I’ve been living a small version of a Minimalist Life for a long time, I just didn’t know it. I didn’t know there was a name for it, and I didn’t know that there were folks out there in the world who were passionate about it. Boy was I wrong! There are many people who embrace a minimalist lifestyle in some way. I consider myself a Minimalist. Does that mean everything I do is Minimalist? No. But, I bet a few odd little things I do might fit the bill.
Most of these habits won’t seem like much. In fact, they just might seem “cheap” to some of you and “impossible” to others. I ask you to look at these things with an open mind and look at them as ideas. I keep an uncluttered home and I try not to have excess. I don’t have a dining room table and chairs – we eat sitting on the couch. I don’t keep a ton of kitchen appliances – I make toast in the oven and reheat things on the stove since we don’t have a microwave. These are just small things that help me keep clutter out of my home, and it saves me from spending money needlessly. Consider these ten little habits and picture what your life might be like. More peaceful. Less cluttered. Less stress. Remember, everything you bring into your home needs your space and your attention.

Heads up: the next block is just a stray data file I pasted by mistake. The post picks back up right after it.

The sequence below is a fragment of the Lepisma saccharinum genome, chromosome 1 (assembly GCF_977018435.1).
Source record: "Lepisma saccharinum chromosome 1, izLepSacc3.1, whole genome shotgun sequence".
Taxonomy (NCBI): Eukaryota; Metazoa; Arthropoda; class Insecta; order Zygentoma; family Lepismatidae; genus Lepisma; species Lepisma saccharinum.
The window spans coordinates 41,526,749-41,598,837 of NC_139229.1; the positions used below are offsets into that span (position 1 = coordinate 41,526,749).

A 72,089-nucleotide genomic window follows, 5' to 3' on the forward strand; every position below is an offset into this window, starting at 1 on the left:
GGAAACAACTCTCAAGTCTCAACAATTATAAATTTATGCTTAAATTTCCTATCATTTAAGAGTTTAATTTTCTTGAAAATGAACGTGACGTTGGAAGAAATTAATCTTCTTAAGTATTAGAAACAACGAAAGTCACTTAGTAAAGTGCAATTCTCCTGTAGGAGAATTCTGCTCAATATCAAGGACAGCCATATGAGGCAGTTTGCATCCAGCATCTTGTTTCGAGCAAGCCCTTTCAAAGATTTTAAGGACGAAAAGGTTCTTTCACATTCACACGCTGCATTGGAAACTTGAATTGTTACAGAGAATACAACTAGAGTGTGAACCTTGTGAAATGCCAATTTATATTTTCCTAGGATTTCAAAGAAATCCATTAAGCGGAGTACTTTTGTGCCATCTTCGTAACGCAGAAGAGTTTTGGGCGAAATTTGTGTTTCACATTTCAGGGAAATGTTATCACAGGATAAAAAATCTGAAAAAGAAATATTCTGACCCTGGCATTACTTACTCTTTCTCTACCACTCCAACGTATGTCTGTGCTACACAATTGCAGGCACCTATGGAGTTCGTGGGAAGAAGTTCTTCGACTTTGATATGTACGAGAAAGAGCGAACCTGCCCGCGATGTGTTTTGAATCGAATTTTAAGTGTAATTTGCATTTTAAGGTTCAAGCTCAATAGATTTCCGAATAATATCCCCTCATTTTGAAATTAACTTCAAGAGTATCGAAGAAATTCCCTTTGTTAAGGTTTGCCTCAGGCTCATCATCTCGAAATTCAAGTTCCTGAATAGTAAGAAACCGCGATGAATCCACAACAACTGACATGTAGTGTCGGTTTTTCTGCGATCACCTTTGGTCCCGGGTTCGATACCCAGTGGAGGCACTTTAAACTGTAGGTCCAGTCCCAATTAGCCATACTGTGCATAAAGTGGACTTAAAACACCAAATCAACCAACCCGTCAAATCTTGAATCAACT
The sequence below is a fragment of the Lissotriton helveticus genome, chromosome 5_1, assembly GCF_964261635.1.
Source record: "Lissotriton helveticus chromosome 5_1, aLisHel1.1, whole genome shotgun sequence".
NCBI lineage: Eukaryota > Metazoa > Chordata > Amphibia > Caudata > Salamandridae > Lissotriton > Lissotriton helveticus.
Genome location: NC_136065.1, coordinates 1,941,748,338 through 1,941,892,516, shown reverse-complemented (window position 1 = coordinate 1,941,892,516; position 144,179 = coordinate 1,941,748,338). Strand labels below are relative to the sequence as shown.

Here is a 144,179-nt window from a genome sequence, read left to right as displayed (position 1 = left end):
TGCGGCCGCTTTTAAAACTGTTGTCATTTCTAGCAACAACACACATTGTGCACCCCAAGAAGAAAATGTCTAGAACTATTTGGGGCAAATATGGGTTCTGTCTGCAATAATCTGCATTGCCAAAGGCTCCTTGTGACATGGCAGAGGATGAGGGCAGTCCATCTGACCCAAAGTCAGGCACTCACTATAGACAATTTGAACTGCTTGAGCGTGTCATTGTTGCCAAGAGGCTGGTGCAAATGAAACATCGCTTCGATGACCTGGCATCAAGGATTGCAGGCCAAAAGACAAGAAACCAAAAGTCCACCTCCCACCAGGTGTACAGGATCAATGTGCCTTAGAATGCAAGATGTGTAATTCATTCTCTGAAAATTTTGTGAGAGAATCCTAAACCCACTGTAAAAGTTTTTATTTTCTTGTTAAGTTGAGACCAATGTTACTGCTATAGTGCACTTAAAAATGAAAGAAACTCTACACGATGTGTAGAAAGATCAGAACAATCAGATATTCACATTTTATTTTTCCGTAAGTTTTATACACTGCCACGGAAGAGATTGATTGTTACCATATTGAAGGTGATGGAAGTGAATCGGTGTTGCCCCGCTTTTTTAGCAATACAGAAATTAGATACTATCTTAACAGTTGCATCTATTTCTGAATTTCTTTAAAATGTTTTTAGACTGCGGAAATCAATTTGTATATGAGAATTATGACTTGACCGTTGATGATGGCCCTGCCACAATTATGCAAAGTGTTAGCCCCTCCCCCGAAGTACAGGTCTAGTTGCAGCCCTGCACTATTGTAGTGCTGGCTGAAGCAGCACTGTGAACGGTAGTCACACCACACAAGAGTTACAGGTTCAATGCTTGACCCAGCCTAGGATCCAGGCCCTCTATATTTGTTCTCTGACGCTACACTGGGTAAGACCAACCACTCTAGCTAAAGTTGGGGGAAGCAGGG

- No Keys – Ok, I have a set of keys but I don’t use them. And, there are only two keys on there: my post box key, and the key to my flat. That’s it. If I go for a walk, I’ll take em. But I never worry about them. If you feel you couldn’t live without all of your keys, consider downsizing them to just the essentials. Do you really need to carry around those work keys? How about that one which opens the lock on the gate no one ever uses?
- No watch – When I was in grade school I loved watches. Actually, I loved Swatches. I had one and wore it for a while, but eventually abandoned it because it made my wrist sweaty. I haven’t worn one since. I feel more free sans watch and it makes me far less conscious of time. This let’s me focus on the people and tasks in the present. I also don’t have an alarm clock. I wake up (whether I want to or not) at 7:15 sharp. Every morning. It’s a blessing and a curse.